Synopsis: Raised on the island of Themyscira by the all female Amazon race whose sole purpose is to protect human kind from the corruption of Ares, young Diana is held back from learning to fight by her overprotective mother, Queen Hippolyta (Connie Nielsen). Desperate to learn, Diana turns to her Aunt Antiope (Robin Wright) and under her tuition becomes a warrior able to defeat all others in the army. When Diana (Gal Gadot) rescues American spy, Steve Trevor (Chris Pine), from a plane crash and discovers that the world is at war (WWI), she believes that it is her duty to wield the god killer weapon in order to rid the world of Ares, currently in the form of the German army’s General Ludendorff (Danny Huston). The discoveries of the young and naïve Diana as she first enters the human world shape the girl that is destined to become Wonder Woman. Directed by Patty Jenkins.
I’ll be honest: I’m a Marvel girl through and through – the Guardians of the Galaxy films are essentially the two best things to ever happen to me. However, given the potential for a solid bit of girl power and the number of people on my twitter feed who had seen this film two, three or even four times by the time I went to see it, I tried to go into the cinema with an open mind.
It didn’t last long. I was immediately disappointed in the CGI of Themyscira that seemed to turn all blurry round the edges when any of the Amazonians moved too fast and the sense of disappointment just didn’t go away for the rest of the film. As the credits rolled I sat there feeling like this film could – and should – have been awesome. Instead, it was just okay.
I think it was let down by a few things:
The CGI really was terrible
With the amount of PR and advertising that has gone into this film, Warner Bros must have known that a fair few people were going to see it this summer. You would think, therefore, that they would want to give it their best, but no. Either that or someone messed up big time and blew the budget on beer and pizza during filming
The casting was off
- I love Professor Lupin (David Thewlis) as much as the next person, but I just couldn’t find it in me to believe that he, moustached and unimposing as he is, could be Ares, God of War.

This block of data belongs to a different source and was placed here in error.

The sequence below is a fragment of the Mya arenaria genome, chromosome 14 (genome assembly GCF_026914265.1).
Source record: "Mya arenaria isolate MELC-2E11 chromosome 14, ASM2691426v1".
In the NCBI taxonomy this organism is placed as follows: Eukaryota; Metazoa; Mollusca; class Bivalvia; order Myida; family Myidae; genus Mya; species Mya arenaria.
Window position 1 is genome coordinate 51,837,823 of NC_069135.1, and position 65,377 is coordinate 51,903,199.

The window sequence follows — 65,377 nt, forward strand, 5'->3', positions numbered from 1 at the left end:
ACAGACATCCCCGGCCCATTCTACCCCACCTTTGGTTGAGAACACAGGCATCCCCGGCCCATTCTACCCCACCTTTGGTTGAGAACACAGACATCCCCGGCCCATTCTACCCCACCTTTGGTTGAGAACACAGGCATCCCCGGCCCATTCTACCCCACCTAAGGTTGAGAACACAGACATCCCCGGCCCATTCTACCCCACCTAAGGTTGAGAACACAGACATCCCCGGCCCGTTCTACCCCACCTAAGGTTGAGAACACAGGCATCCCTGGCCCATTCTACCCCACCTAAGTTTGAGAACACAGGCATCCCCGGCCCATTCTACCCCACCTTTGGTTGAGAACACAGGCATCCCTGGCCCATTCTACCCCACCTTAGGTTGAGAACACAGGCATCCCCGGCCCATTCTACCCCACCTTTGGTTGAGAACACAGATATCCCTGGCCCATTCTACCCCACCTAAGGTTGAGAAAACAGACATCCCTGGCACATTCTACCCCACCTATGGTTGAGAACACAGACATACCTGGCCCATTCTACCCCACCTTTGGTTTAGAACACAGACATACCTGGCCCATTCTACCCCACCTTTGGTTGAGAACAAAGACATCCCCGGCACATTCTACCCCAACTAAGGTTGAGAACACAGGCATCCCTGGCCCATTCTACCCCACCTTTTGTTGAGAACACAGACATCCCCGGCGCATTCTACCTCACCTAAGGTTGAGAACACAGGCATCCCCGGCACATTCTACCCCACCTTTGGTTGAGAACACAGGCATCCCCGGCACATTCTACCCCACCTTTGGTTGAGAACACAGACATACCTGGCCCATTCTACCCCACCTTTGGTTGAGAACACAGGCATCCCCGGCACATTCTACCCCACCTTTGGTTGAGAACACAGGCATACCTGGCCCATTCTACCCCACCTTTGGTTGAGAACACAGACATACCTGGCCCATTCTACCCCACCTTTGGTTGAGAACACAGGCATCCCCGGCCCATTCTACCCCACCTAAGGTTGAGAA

- Wonder Woman is meant to be the ultimate warrior. Part-goddess and part-highly trained combatant, you would expect her to be toned, tough and muscly (as per the comics). Whilst Gal Gadot does a great job portraying Wonder Woman, she is not these things. I feel like an opportunity has been missed to show the world that women can be beautiful even without a thigh gap
The peripheral characters’ back stories were completely overlooked
Allusions were made to the back story of both Charlie (a sniper that can’t shoot because of the things he’s seen) and The Chief (a red indian displaced by Americans but fighting with them anyway). Dr. Maru wears a mysterious partial face mask throughout the film (that is thrown off rather anti-climactically at the end to reveal…exactly the thing you imagined it would). What has Charlie seen that has damaged him so? Why is a displaced American Indian in France and how the hell did he get there? Where did Dr.Maru’s disfigurement come from? And why don’t any of the other characters ask these questions instead of just accepting things without even a mumble of mild interest?
The girl power was actually lacking:
For a film with a female director about a strong female superhero subverting gender stereotypes in the most masculine of worlds (an army at war), there was a real lack of any real sense of breaking boundaries. Any man that does listen to anything that Diana has to say essentially does so because she is beautiful, and is allowed to say so. An inordinate amount of airtime is given to Gal’s beauty: in barely there training gear, in a skin baring ball gown and, of course, in the iconic blue and red corset. I know the outfit couldn’t really have been changed, but do we really have to luxuriate in it so much? Could Diana have been just a little less ditzy? And did she really have to wear heels the whole time?
All in all, I just wish it could have been…better. BUT if there is even one little girl or boy out there (and if Wonder Woman toy sales are anything to go by, there is significantly more than one) that has learnt that women can be superheroes too because of this movie, I’ll happily list it as my Film of the Year.